Modular Systems – The Future of Medicaid IT

A recent article in Government Technology details the issues surrounding the often difficult implementation of state Medicaid Management Information Systems (MMIS). In spite of federal incentives for states to create modular systems, many states continue to face strong headwinds in adopting this approach.

Part of the reason is the persistent misconception that only very large technology companies have the necessary resources to build and manage an integrated statewide MMIS. This stems from the view – now outdated – that enterprise information systems must be designed as “big-bang” monolithic structures utilizing outdated system development approaches in order to ensure the necessary security and stability around important authentication and authorization functions such as enrollment, claims processing, eligibility determinations, and managing payments.

As a recent State of Colorado study found, 21 of the last 21 MMIS implementations over the last 10 years failed is some way – late, over budget, or some combination thereof. While the monolithic approach was not necessarily the cause in all cases, both federal and state governments are looking for ways to change these statistics for the better.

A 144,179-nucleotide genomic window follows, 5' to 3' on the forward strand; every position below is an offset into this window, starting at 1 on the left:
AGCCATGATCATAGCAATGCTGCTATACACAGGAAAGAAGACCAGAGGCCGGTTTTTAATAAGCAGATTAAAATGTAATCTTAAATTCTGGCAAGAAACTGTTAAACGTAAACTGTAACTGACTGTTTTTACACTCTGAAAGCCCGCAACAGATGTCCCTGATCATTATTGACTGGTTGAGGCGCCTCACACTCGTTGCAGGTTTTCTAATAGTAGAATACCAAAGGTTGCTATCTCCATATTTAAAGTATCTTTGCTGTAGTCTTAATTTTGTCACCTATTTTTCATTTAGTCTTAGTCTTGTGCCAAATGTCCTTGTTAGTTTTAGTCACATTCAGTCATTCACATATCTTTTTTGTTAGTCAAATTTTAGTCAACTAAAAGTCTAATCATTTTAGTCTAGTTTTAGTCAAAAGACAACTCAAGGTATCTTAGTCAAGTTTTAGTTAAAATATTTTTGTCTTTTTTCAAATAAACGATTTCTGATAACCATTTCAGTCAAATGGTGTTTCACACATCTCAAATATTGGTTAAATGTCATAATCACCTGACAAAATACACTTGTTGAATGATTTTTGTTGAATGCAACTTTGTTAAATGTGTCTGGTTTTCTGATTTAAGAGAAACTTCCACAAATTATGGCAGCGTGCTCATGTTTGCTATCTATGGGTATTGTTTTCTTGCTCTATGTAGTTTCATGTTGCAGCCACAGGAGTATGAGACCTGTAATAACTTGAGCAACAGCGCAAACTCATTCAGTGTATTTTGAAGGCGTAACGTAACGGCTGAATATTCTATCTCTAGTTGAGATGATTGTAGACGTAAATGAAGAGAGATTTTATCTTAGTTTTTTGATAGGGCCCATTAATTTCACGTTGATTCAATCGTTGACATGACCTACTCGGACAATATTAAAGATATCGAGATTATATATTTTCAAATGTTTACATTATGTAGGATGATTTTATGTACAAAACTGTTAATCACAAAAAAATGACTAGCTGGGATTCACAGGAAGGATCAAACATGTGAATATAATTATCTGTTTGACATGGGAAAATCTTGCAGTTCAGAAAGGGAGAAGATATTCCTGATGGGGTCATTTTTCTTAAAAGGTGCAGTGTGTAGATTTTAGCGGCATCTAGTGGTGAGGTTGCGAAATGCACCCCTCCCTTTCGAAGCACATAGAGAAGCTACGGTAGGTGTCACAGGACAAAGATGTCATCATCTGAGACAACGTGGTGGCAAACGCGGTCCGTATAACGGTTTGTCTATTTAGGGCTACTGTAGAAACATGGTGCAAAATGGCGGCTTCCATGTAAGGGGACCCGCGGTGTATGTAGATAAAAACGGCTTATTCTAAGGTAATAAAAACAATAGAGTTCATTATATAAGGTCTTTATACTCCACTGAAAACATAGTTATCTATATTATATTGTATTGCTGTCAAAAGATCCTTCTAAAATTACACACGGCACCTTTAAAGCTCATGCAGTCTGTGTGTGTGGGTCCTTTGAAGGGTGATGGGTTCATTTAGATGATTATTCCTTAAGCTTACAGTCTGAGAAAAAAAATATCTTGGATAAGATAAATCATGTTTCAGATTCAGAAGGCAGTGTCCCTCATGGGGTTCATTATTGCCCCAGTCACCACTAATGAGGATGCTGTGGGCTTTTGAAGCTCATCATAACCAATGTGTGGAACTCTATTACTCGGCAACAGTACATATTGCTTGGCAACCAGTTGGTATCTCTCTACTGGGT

Modular design – usually accomplished via service-oriented architecture – is a concept that allows states to segment an MMIS upgrade into smaller components. Not only does a statewide MMIS implementation become a more manageable process with modularity, there is significant potential for states to realize new savings and innovation faster as result of changing their approach.

Modularity has the add-on effect of opening up the MMIS market to smaller players with new approaches, new ideas and new solutions.

When smaller companies can compete, they also inject a level of competition into the marketplace that can lower costs for the states who are shopping for solutions.

Healthcare related expenditures account for more than 15% of state budgets and are responsible for more than a third of their annual growth. Since healthcare is typically the largest single portion of public sector spending, the lower prices that result from meaningful competition can have a big impact on state budgets.

The good news doesn’t end there – competition is also a catalyst for innovation – leading to new and creative ways to approach Medicaid IT. Cloud, mobile, and service-based approaches have been prevalent in the private sector for a while now – so what’s holding us back in the public sector?

Modularity in MMIS opens up opportunities to improve the business processes and service delivery processes, improving outcomes across the enterprise.

In MMIS, healthcare needs should be driving the technology, not the other way around.

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